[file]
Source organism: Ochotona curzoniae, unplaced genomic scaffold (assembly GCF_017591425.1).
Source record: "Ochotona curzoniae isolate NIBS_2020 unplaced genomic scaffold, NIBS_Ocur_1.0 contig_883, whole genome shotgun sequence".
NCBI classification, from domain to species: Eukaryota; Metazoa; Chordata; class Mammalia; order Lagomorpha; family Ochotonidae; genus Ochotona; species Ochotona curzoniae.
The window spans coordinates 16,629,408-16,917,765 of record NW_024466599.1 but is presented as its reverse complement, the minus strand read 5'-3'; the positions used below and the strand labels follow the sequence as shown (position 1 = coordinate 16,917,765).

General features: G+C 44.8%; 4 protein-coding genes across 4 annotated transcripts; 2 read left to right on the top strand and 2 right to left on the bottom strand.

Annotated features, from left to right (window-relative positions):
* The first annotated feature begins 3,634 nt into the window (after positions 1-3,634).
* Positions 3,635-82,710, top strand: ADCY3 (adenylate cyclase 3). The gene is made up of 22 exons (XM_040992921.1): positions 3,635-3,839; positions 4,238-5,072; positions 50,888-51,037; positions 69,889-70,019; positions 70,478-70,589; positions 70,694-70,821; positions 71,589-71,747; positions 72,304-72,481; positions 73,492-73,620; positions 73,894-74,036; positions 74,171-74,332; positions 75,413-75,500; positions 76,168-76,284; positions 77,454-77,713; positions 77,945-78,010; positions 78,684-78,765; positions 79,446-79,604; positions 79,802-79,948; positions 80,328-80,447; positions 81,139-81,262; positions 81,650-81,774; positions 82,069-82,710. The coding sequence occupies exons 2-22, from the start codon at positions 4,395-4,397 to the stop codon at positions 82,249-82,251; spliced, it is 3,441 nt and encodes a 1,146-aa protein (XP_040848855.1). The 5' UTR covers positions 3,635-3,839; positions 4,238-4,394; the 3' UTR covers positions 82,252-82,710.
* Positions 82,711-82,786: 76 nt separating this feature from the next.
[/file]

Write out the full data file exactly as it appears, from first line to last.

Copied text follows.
Source organism: Ochotona curzoniae, unplaced genomic scaffold (assembly GCF_017591425.1).
Source record: "Ochotona curzoniae isolate NIBS_2020 unplaced genomic scaffold, NIBS_Ocur_1.0 contig_883, whole genome shotgun sequence".
NCBI classification, from domain to species: Eukaryota; Metazoa; Chordata; class Mammalia; order Lagomorpha; family Ochotonidae; genus Ochotona; species Ochotona curzoniae.
The window spans coordinates 16,629,408-16,917,765 of record NW_024466599.1 but is presented as its reverse complement, the minus strand read 5'-3'; the positions used below and the strand labels follow the sequence as shown (position 1 = coordinate 16,917,765).

General features: G+C 44.8%; 4 protein-coding genes across 4 annotated transcripts; 2 read left to right on the top strand and 2 right to left on the bottom strand.

Annotated features, from left to right (window-relative positions):
* The first annotated feature begins 3,634 nt into the window (after positions 1-3,634).
* Positions 3,635-82,710, top strand: ADCY3 (adenylate cyclase 3). The gene is made up of 22 exons (XM_040992921.1): positions 3,635-3,839; positions 4,238-5,072; positions 50,888-51,037; positions 69,889-70,019; positions 70,478-70,589; positions 70,694-70,821; positions 71,589-71,747; positions 72,304-72,481; positions 73,492-73,620; positions 73,894-74,036; positions 74,171-74,332; positions 75,413-75,500; positions 76,168-76,284; positions 77,454-77,713; positions 77,945-78,010; positions 78,684-78,765; positions 79,446-79,604; positions 79,802-79,948; positions 80,328-80,447; positions 81,139-81,262; positions 81,650-81,774; positions 82,069-82,710. The coding sequence occupies exons 2-22, from the start codon at positions 4,395-4,397 to the stop codon at positions 82,249-82,251; spliced, it is 3,441 nt and encodes a 1,146-aa protein (XP_040848855.1). The 5' UTR covers positions 3,635-3,839; positions 4,238-4,394; the 3' UTR covers positions 82,252-82,710.
* Positions 82,711-82,786: 76 nt separating this feature from the next.